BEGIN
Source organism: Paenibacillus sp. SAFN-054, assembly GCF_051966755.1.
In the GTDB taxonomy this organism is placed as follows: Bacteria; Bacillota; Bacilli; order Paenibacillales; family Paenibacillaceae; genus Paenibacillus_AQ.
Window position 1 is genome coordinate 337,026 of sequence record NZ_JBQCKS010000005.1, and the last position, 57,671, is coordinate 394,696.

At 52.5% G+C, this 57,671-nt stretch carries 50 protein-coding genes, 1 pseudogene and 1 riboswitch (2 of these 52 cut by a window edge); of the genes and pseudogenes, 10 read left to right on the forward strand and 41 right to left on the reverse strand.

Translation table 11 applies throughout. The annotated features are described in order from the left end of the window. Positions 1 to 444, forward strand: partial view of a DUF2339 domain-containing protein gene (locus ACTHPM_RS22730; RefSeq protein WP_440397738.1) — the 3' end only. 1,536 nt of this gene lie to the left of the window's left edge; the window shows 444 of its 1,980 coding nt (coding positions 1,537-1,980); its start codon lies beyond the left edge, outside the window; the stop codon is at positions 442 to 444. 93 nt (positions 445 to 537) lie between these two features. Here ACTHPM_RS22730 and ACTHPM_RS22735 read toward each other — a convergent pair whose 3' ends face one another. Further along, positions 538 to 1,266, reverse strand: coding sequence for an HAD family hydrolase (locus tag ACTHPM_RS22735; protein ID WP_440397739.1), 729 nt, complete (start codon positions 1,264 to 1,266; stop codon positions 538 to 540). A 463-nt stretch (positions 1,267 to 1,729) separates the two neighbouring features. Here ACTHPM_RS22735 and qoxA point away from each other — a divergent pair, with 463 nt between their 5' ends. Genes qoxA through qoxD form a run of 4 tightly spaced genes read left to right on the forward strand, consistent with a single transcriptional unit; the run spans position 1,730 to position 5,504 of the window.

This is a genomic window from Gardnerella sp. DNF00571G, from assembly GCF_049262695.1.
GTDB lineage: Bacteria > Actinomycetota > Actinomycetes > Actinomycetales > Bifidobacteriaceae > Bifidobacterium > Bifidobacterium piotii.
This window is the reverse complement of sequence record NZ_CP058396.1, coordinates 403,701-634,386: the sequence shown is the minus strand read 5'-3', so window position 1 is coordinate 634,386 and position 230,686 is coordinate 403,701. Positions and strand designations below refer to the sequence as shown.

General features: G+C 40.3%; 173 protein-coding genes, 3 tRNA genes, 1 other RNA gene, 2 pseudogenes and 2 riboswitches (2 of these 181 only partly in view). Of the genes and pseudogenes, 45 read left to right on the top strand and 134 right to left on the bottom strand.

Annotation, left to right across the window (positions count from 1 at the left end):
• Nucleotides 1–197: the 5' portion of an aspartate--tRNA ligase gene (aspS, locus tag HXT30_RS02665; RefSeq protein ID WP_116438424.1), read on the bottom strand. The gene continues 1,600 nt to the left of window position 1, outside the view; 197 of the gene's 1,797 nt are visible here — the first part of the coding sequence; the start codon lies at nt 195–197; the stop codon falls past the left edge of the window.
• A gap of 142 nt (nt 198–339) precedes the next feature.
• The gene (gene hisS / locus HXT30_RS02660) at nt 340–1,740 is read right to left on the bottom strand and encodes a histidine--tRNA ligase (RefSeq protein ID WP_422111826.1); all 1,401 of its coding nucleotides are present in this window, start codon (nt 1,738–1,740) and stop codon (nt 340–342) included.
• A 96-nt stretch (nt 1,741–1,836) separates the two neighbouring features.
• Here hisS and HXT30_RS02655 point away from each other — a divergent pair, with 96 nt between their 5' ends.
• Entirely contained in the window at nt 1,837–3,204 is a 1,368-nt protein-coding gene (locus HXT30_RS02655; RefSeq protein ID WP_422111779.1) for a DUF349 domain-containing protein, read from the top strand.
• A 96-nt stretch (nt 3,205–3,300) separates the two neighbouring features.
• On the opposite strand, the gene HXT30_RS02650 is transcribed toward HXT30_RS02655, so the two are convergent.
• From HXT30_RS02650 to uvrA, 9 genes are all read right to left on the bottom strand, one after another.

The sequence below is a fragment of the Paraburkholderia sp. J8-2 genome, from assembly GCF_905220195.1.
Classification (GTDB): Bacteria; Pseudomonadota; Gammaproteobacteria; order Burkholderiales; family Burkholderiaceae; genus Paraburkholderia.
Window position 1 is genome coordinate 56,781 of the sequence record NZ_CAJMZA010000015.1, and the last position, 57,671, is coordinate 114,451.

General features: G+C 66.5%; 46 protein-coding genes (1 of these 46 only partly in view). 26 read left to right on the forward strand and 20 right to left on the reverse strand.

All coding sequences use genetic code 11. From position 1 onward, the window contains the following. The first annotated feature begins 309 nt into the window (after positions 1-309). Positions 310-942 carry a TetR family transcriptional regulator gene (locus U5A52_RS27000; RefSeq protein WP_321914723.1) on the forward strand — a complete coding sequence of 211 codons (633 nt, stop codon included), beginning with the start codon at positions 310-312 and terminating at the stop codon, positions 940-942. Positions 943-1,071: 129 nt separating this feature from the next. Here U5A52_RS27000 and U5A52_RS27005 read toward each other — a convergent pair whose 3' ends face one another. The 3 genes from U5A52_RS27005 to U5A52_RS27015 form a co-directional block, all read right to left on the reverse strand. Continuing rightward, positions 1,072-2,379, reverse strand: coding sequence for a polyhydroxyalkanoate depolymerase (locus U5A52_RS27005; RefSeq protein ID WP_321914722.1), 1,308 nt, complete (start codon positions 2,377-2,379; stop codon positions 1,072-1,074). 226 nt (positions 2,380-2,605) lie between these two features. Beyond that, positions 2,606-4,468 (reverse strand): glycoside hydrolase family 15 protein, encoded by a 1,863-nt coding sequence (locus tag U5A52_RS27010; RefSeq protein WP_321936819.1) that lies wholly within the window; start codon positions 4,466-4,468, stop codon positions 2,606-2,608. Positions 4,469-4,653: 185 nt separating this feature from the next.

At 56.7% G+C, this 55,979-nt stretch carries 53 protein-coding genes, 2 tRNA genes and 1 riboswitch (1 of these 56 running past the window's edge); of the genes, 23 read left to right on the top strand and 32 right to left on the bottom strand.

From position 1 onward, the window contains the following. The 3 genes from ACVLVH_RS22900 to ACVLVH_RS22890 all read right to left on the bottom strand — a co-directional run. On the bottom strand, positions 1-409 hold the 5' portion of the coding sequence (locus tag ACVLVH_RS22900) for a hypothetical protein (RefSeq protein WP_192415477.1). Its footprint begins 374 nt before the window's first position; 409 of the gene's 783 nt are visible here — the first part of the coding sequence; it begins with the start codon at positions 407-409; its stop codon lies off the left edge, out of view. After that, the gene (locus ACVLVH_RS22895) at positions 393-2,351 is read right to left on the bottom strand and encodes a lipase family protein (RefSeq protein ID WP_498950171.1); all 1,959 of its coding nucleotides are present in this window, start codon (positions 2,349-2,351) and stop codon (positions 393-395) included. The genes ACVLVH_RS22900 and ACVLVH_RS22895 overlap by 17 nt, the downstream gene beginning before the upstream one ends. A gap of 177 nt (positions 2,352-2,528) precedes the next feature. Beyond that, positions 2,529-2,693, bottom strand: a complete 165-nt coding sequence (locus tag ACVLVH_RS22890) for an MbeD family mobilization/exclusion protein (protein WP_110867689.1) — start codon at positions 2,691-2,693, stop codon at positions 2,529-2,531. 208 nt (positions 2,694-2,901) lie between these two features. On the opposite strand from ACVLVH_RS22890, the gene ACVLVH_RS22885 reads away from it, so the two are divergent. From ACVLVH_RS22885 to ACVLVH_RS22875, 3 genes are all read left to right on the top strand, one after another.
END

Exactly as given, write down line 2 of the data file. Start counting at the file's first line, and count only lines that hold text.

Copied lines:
In the GTDB taxonomy this organism is placed as follows: Bacteria; Bacillota; Bacilli; order Paenibacillales; family Paenibacillaceae; genus Paenibacillus_AQ.